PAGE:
Around the country, paid sick days campaigns are making real progress.
As we near the end of LGBT Health Awareness Week — a time to focus on eliminating the health disparities and health care discrimination faced by the LGBT community — we cannot forget the role that access to health care plays in promoting the health and well-being of LGBT workers and their families.
Today, we celebrate victory at the Wisconsin Court of Appeals: The court ruled unanimously to uphold Milwaukee’s paid sick days ordinance, which sets a minimum floor of paid sick days for workers in the city.
Just in time for Valentine’s Day — the highest grossing day of the year for restaurants — the Restaurant Opportunities Center of Washington, D.C., (ROC-DC) has released a comprehensive analysis of workplace policies in the city’s restaurant industry.
A new study released today shows that San Francisco's Paid Sick Leave Ordinance (PSLO) — the first citywide paid sick days standard in the country — has been proven a success.
Few workplace policies in the United States recognize the dual demands of work and family. Our lack of a paid sick time standard is a prime example.
Our country needs more adequate, reasonable and flexible sick leave policies. Tens of millions of workers in this country don't have a single paid sick day. Many of those who do can't use them to meet their family's health needs. As a result, kids and their parents are forced to go to school or work sick, contagion spreads, and public health suffers.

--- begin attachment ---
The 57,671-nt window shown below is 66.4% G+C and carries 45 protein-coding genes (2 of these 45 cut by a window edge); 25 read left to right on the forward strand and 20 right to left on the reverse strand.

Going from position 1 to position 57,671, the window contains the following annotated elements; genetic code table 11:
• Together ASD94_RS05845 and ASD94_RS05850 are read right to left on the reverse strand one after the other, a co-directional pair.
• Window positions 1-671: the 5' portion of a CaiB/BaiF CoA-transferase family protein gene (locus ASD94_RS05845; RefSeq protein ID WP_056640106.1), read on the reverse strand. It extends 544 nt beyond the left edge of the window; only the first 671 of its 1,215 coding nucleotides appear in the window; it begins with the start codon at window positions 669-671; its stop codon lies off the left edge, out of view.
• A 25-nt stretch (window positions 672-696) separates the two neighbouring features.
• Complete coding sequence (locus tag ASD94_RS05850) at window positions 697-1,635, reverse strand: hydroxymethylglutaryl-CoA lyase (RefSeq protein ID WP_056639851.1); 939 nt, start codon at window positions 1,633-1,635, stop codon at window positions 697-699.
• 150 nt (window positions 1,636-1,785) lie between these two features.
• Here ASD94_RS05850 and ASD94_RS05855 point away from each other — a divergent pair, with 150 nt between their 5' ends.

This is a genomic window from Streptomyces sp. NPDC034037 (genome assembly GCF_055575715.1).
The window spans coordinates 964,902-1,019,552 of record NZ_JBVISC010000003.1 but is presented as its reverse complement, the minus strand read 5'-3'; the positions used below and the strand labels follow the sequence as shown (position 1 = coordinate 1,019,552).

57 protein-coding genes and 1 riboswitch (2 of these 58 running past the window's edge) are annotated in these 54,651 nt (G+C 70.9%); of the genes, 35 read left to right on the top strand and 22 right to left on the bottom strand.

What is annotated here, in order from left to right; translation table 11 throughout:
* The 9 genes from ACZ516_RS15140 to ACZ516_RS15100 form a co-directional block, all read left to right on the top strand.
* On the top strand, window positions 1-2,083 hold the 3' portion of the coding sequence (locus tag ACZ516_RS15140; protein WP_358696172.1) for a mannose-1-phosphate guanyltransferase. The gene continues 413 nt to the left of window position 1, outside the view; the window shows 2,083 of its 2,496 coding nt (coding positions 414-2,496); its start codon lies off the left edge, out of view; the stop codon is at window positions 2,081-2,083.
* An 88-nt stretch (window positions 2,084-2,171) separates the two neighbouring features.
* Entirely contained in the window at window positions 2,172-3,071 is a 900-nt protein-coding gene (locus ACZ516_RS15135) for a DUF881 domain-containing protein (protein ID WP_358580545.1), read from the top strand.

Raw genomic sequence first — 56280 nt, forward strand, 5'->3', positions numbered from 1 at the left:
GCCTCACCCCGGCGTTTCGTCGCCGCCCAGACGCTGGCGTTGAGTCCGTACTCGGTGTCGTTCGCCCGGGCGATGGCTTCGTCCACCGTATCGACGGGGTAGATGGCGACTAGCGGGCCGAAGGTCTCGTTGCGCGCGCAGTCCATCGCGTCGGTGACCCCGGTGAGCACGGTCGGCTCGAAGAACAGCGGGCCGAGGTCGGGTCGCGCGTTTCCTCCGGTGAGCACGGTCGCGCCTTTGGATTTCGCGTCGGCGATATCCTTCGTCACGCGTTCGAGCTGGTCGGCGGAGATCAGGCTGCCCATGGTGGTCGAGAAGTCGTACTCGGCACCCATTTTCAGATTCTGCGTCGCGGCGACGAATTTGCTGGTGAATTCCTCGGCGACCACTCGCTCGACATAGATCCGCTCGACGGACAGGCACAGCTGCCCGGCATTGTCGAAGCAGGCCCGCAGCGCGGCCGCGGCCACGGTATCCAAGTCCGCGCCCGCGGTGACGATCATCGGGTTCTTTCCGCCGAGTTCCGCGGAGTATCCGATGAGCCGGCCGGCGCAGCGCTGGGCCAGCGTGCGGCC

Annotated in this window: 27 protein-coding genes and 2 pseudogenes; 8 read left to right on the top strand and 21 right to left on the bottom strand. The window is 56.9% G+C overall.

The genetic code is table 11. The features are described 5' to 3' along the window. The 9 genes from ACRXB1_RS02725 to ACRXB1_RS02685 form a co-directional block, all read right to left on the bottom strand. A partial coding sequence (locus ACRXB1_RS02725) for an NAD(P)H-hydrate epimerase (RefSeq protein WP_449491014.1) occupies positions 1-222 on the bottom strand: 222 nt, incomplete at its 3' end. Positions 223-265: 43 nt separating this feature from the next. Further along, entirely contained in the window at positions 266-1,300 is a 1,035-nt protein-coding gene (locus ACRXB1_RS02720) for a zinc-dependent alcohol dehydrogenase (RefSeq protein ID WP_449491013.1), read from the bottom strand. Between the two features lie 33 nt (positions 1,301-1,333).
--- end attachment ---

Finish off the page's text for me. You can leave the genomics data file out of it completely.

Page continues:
As Members of Congress campaign for votes at home, the National Partnership for Women & Families and two of our key allies have been hard at work educating Congressional staff about the public health and economic security case for paid sick days policies.
Throughout the long, hot summer — despite the veto-proof majority in the New York City Council, despite the endless terrible experiences of workers who've been forced to work sick, despite the loads of testimony in favor of the Paid Sick Time Act — New York's proposed paid sick days law has remained in limbo.
New analysis from the Institute for Women’s Policy Research (IWPR) provides support for what paid sick days advocates have long argued: lack of access to paid sick days means employees are more likely to go to work sick, spread contagious disease, prolong the effects of pandemic illness, and harm the public health.
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